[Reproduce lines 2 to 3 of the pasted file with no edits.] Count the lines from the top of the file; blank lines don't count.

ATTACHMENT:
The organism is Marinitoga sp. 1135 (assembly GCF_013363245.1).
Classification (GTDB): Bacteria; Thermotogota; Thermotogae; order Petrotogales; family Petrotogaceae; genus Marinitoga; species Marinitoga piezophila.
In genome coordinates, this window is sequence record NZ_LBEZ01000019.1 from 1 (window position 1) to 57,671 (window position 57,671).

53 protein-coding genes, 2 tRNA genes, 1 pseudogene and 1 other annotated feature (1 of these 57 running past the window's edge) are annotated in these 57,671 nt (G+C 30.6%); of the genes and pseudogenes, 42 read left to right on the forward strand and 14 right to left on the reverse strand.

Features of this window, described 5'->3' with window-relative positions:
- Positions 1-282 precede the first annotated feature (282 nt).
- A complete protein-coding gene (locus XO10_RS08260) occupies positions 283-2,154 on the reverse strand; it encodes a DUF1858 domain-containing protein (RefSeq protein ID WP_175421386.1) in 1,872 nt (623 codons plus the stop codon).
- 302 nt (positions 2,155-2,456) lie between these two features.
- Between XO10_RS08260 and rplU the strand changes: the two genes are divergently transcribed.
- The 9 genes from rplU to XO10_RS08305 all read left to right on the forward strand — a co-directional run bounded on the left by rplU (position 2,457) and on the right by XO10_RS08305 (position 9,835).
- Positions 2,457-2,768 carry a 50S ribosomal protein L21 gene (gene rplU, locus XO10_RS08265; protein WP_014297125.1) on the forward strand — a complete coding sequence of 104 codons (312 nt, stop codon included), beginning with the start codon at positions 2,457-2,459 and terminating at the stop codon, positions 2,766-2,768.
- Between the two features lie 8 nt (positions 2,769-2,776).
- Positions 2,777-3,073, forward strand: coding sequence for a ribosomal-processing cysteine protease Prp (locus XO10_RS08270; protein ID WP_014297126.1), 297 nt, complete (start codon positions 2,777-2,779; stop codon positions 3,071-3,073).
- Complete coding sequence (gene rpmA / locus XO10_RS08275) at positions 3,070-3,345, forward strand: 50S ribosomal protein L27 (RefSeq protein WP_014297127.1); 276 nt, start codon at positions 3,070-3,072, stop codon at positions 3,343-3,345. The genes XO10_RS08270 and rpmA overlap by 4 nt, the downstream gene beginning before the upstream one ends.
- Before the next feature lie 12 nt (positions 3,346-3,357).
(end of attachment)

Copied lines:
Classification (GTDB): Bacteria; Thermotogota; Thermotogae; order Petrotogales; family Petrotogaceae; genus Marinitoga; species Marinitoga piezophila.
In genome coordinates, this window is sequence record NZ_LBEZ01000019.1 from 1 (window position 1) to 57,671 (window position 57,671).